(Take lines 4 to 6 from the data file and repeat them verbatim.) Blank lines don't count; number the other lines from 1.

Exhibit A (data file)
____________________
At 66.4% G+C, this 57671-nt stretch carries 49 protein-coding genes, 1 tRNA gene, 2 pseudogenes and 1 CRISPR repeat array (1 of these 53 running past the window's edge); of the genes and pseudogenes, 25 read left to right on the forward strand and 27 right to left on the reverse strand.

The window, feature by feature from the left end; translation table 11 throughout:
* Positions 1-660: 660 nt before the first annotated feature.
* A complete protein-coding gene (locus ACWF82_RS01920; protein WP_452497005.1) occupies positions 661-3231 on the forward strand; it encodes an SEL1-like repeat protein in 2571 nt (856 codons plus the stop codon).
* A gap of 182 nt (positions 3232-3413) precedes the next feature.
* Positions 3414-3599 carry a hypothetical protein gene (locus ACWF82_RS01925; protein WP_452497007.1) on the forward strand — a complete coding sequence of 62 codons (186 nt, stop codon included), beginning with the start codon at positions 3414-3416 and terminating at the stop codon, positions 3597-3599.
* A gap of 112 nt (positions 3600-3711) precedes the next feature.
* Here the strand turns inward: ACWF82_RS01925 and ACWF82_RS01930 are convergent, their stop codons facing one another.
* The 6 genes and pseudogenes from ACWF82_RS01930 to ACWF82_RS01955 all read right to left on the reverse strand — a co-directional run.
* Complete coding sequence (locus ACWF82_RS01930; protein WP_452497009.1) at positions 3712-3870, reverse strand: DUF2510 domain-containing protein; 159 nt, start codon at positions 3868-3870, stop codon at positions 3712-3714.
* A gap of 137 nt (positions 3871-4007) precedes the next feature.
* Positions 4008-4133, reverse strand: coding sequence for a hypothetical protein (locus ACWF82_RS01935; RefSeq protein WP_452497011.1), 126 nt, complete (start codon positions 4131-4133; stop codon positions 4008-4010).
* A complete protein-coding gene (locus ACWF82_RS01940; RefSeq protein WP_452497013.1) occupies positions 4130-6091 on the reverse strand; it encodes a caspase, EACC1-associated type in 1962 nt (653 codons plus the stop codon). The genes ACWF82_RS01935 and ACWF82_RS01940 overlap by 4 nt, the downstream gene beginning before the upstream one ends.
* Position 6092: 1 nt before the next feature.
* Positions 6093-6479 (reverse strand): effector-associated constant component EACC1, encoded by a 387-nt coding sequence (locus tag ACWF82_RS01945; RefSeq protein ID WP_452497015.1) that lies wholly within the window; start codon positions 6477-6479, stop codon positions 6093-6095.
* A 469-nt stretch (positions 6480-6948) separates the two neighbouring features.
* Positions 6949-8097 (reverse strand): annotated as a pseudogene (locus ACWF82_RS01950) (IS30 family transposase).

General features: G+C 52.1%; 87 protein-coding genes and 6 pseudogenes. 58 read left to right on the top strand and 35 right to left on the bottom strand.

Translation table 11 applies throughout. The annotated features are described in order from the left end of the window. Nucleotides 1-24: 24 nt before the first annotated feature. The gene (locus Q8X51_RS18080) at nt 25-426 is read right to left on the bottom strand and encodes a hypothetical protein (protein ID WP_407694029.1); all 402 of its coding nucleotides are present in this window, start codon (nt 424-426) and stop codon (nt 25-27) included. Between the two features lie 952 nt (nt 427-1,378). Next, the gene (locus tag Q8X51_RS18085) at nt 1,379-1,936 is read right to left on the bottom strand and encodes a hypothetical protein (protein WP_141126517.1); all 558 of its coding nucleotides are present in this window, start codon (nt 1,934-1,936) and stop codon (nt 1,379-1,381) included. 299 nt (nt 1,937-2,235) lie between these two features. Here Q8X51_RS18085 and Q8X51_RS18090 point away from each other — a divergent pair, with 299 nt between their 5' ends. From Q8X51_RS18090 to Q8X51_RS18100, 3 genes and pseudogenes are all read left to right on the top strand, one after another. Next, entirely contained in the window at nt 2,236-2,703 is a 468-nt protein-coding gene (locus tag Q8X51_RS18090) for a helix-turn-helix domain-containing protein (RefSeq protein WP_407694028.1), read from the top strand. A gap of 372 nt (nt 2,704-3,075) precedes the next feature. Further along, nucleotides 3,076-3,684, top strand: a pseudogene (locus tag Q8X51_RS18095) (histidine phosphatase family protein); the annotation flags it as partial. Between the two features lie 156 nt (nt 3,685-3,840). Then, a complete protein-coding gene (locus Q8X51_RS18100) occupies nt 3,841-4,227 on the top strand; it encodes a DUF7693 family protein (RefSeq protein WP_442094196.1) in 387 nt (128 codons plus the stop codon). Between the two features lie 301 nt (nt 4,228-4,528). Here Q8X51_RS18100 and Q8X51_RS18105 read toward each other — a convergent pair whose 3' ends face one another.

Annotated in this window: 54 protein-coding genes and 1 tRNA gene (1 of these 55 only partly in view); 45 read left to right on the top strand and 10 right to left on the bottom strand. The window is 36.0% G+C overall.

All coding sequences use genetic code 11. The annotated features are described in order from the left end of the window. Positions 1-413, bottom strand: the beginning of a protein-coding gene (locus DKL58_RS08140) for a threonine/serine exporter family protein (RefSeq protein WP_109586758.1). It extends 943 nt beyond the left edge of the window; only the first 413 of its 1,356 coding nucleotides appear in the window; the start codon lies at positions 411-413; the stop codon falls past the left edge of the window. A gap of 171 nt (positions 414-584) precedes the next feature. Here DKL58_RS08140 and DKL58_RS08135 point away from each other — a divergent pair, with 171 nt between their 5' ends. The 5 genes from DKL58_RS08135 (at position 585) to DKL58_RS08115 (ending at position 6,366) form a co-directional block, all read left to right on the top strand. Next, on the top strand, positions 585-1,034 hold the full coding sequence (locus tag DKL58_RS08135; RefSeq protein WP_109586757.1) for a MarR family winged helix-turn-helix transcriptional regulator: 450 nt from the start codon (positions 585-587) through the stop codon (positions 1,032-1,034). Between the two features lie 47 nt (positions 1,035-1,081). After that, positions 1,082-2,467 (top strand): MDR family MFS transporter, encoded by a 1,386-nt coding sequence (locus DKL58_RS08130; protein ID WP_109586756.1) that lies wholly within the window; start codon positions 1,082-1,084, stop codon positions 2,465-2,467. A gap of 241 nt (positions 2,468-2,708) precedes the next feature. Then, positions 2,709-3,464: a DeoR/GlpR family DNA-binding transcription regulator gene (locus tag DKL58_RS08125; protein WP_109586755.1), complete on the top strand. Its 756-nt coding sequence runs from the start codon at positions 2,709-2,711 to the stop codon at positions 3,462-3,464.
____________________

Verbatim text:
* A complete protein-coding gene (locus ACWF82_RS01920; protein WP_452497005.1) occupies positions 661-3231 on the forward strand; it encodes an SEL1-like repeat protein in 2571 nt (856 codons plus the stop codon).
* A gap of 182 nt (positions 3232-3413) precedes the next feature.
* Positions 3414-3599 carry a hypothetical protein gene (locus ACWF82_RS01925; protein WP_452497007.1) on the forward strand — a complete coding sequence of 62 codons (186 nt, stop codon included), beginning with the start codon at positions 3414-3416 and terminating at the stop codon, positions 3597-3599.